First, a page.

People who live north of California are way nicer. In Portland, a guy volunteered to carry my empty coffee cups two blocks to a trashcan. In Olympia, Washington, a woman driving 45 miles per hour slammed on her brakes the millisecond I dipped a toe into a crosswalk. Seemingly everywhere I went someone was there with a smile, helpful directions and even spare change when I needed it. Whenever I turned on my car’s signals—get this—other drivers actually slowed down and let me change lanes. And by the time I arrived in Canada, total strangers were practically inviting me into their homes like family, which led me to two epiphanies: One, people from California are complete assholes. Seriously, how do you look at yourselves in the mirror? In 37 years of living here, not a single Californian has ever offered me a stick of chewing gum, let alone carried my trash. And two, if I ever move to the Pacific Northwest I give it a week before I’m totally abusing the kindnesses of the locals, forcing them to loan me money, cradling me in their arms like a big baby, then eventually making me their god/king. I’ll be like that video game character on Grand Theft Auto, punching pedestrians, breaking store windows, getting away with whatever I want. Eventually the town locals will have a secret meeting where it will be decided that the only solution is to have me assassinated (but something painless like a butt load of sleeping pills inside a delicious homemade apple pie, you know, because even though they’re going to kill me they’re still so gosh darn nice).
My mother has no idea how to take a photo. I’d rather hand my camera to a drunken Stevie Wonder on roller skates. To counter my mother’s complete inability to aim, focus or click a camera, my wife and I typically have Mom take 40-50 pictures of every pose. I call it the Law of 10,000 Monkeys at 10,000 Typewriters, assuming that if I have my mother snap enough photos that, by just sheer odds, one photo out of 50 will hopefully be legible enough that a friend will be able to recognize an arm, an ear, hell, even a pair of shoes, then say, “Hey Jeff, is that YOU standing in front of the Space Needle?!”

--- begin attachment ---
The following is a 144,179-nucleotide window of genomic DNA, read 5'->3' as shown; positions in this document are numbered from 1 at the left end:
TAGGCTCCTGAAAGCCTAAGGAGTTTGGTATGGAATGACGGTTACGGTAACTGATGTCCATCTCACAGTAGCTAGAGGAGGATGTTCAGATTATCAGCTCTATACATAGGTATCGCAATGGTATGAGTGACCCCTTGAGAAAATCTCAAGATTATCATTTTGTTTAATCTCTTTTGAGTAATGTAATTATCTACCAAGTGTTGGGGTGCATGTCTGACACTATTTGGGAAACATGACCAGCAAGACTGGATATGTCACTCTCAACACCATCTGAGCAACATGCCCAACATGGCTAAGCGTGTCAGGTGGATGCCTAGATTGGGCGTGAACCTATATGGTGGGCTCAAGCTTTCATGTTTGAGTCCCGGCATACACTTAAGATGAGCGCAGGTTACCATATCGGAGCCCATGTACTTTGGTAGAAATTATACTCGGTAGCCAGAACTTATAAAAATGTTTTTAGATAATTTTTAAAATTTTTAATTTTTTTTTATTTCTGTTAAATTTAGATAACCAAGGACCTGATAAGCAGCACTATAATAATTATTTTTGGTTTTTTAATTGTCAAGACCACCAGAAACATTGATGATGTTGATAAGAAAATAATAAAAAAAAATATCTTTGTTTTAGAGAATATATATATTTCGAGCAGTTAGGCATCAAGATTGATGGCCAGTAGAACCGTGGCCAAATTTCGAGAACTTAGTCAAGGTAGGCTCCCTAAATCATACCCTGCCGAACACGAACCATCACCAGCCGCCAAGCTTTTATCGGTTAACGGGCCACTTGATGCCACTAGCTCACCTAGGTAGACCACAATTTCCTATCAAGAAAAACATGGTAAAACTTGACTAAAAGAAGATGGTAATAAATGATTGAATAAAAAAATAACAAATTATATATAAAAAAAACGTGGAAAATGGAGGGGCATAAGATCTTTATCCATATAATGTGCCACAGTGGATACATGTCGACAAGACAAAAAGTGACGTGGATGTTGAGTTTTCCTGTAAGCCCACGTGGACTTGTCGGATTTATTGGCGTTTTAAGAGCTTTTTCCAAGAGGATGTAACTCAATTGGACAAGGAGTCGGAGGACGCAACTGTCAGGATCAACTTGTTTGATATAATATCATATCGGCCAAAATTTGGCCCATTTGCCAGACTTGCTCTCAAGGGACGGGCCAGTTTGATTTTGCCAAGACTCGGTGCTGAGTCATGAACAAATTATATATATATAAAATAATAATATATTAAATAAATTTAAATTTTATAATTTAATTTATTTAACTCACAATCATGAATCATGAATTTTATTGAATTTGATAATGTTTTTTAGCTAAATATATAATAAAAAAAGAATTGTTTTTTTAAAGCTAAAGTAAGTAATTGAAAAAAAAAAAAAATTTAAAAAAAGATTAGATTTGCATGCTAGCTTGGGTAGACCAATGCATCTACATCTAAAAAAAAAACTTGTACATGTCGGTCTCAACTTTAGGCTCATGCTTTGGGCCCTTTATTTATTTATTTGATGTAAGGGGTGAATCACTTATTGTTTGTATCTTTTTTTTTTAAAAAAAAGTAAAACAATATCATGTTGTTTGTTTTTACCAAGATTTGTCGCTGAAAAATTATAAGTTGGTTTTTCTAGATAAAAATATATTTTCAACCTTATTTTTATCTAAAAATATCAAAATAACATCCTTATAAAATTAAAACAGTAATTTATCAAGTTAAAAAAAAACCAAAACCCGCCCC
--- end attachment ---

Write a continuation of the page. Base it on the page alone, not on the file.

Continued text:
The Seattle-Tacoma Hilton is a rip-off. I booked a two-night stay for what I thought was a pretty good price, but when my wife and I arrived at the Hilton we discovered there was a $10 upgrade free for a king-sized bed. No problem, I thought, what’s 10 bucks? Also, no free continental breakfast. Again, I figured times are tough, everybody’s cutting back on the English muffins and jelly. But it also costs $13 a day for Internet service in your room and $20 a day to park your car. Not valet service, mind you. To park your own car at the hotel you’re already staying at costs an additional $20 a day. And it’s not like land is at a premium out here near the airport Hilton. We’re staying next to a bunch of runways, a Taco Bell, a KFC, not to mention 20 miles from downtown Seattle. Hotels like the Seattle-Tacoma Hilton should just have two prices: the actual price that includes all of their hidden charges that they’re just going to tack on anyway and the “caveman price” for people who have never heard of the Internet and cars, or, for that matter, breakfast and beds, and aren’t interested in taking advantage of the extra “services” the Hilton provides (i.e. anything invented by Thomas Edison, Henry Ford or Al Gore). And for just typing “fee” the Hilton has probably just charged me another $10.
Contact Jeff Girod at firstname.lastname@example.org.